Audio News for November 17, 2006

Media Synchronization – No, we’re not talking about the increasingly frustrating lack of lip sync in broadcast television, due to the increasing amount of digital processing of the image which causes it to be way behind the audio.  No, this synchronization is a growing concern due to the variety of video content becoming easily available – not just standard broadcast and DVDs. TiVo’s CEO Tom Rogers spoke of this at a recent press conference in NYC. He said there are now “television options that people haven’t thought of as TV before.”  Consumers want to integrate their cable and broadcast TV, broadband video content, home videos, online radio and podcasts into a format centered on their main home TV display. New TiVo features allow subscribers to send home videos to their friends and family member’s TVs – if they are also TiVo subscribers – to load unprotect broadband content to their TVS, and to conduct unified searches of all media recorded on their TiVos. Rogers’ goal is to have TiVo become a bridge between the different forms of media.

Wal-Mart Not Happy About Apple’s Movie Downloads
– Wal-Mart currently owns about 40% of the $17 billion DVD sales business in the U.S. Therefore they are not happy about Apple’s renamed iTunes Store now selling movies at $10 and $15 each. Plus studios are also setting up download deals with Amazon and Comcast, but they are concerned that iTunes’ terms of service allow downloaded movies to be playing on up to five different digital devices. But they are beginning to accept some consumer “burning” of movies to DVD-Rs. Wal-Mart is exploring its own download business model.  DVD sales are turning down and Wal-Mart wouldn’t want to have to cut their prices to compete with Apple at such a time.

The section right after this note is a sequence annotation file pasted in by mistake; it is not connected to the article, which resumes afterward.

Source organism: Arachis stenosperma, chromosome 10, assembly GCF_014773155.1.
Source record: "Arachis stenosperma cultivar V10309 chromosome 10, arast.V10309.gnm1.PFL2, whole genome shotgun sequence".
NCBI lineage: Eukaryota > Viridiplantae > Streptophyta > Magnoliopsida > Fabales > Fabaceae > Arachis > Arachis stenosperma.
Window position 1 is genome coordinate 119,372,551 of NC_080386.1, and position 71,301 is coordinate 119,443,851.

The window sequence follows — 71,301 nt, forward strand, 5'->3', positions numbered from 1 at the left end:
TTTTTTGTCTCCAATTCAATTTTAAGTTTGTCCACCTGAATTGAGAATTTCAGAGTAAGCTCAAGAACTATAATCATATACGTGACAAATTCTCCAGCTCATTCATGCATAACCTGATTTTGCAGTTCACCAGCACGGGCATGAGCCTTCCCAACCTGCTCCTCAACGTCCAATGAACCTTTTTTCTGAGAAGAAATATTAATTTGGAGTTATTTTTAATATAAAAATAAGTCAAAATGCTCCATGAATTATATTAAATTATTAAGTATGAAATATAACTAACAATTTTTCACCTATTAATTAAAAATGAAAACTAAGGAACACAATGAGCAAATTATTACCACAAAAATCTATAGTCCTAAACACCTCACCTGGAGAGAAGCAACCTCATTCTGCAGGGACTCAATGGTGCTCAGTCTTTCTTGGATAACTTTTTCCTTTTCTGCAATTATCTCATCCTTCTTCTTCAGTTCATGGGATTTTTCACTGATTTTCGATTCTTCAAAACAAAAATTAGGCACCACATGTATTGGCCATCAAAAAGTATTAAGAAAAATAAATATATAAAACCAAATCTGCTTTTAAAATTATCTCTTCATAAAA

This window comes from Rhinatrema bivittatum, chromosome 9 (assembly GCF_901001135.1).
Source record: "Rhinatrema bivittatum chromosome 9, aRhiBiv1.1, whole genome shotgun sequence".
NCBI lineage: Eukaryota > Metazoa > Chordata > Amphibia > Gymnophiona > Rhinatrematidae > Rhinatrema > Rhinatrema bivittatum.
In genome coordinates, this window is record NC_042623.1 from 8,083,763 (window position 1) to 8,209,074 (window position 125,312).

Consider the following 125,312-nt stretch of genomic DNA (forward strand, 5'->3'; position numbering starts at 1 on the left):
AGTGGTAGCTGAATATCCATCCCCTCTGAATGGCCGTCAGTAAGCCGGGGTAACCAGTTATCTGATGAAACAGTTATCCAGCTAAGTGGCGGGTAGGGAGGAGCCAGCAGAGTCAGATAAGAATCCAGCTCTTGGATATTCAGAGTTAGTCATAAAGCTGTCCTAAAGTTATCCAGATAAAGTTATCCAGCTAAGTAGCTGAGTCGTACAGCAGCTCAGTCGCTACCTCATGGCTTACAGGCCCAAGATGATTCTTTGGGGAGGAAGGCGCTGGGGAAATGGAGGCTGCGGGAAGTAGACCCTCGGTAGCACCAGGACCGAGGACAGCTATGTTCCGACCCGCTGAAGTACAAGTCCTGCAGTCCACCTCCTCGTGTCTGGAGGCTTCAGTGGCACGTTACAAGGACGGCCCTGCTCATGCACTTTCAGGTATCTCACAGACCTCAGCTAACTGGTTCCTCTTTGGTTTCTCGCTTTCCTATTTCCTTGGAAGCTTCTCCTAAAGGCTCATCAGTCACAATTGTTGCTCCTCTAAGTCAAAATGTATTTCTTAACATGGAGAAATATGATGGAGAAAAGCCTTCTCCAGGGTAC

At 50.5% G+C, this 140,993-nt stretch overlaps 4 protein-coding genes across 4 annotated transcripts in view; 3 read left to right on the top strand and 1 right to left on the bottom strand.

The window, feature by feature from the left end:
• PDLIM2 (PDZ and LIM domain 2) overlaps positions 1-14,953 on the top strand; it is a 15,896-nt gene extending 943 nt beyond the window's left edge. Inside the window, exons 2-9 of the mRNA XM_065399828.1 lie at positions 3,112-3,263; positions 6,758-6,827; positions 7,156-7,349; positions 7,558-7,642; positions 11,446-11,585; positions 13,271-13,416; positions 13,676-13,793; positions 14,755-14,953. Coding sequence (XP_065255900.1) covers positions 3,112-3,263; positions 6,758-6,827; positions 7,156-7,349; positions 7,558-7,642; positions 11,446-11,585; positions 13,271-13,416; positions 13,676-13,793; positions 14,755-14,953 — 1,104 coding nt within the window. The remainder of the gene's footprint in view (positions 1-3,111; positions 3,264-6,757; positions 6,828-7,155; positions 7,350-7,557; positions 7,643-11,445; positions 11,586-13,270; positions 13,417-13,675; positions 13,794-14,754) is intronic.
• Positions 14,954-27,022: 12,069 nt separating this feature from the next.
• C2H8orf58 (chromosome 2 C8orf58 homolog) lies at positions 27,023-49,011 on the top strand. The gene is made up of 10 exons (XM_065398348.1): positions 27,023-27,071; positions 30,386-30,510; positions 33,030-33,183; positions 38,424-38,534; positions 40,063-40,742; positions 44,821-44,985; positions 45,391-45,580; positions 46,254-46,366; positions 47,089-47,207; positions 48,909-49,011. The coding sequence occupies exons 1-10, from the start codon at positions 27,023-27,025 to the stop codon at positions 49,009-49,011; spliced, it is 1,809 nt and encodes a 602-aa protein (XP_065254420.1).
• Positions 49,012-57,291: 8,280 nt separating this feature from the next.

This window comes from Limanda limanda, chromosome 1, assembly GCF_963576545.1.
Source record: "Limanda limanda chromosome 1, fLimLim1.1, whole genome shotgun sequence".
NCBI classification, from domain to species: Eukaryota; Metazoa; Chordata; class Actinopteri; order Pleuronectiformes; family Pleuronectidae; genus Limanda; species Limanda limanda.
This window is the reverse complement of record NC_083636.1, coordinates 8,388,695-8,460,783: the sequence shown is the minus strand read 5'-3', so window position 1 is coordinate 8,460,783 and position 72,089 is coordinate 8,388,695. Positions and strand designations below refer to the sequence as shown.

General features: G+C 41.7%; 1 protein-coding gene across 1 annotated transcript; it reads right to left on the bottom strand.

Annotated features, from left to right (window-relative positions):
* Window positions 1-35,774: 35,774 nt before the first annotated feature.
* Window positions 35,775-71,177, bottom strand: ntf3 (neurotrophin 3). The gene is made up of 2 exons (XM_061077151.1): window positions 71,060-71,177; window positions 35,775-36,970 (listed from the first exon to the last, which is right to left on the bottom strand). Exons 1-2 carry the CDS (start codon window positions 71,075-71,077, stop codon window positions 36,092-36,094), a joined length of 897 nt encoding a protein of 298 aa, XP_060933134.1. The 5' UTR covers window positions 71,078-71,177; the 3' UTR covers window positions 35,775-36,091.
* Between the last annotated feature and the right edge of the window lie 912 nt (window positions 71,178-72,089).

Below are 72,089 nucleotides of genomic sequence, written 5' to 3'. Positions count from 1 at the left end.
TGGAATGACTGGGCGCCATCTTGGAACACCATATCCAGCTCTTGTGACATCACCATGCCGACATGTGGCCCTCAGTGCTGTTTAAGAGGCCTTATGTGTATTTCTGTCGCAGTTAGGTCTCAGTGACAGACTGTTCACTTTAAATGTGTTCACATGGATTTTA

Compatibility Is Foremost – Last year a study was carried out by the Blu-ray Disc Association on the views and perceptions of 1202 consumers age 18 to 64 about a possible successor to the standard DVD. About 40% of the respondents already owned an HDTV setup. The most important thing with those surveyed was compatibility. A whopping 70% wanted backward compatibility – being able to play their old DVDs. And 62% wanted cross-compatibility – to use the next-generation discs on other devices such as their PCs and game consoles. 60% wanted the new disc to contain both widescreen and full-screen versions of the same movie, and 57% wanted a dual-sided disc which would play in current DVD players at standard resolution and in the next-generation player at high res. (Some HD DVDs allow that but Blu-ray discs so far do not – though it is part of the specs. That seems as odd an omission as all of the Sony SACDs for the first several years lacking a compatible standard CD layer – which was one of the prime selling points of the SACD format!)

Possibly the most interesting finding of the survey – though predictable – was asking the respondents which format they would choose if two different non-compatible ones were launched (as they have been). 67% said they would be undecided. Well?  Why haven’t these findings been followed?

 

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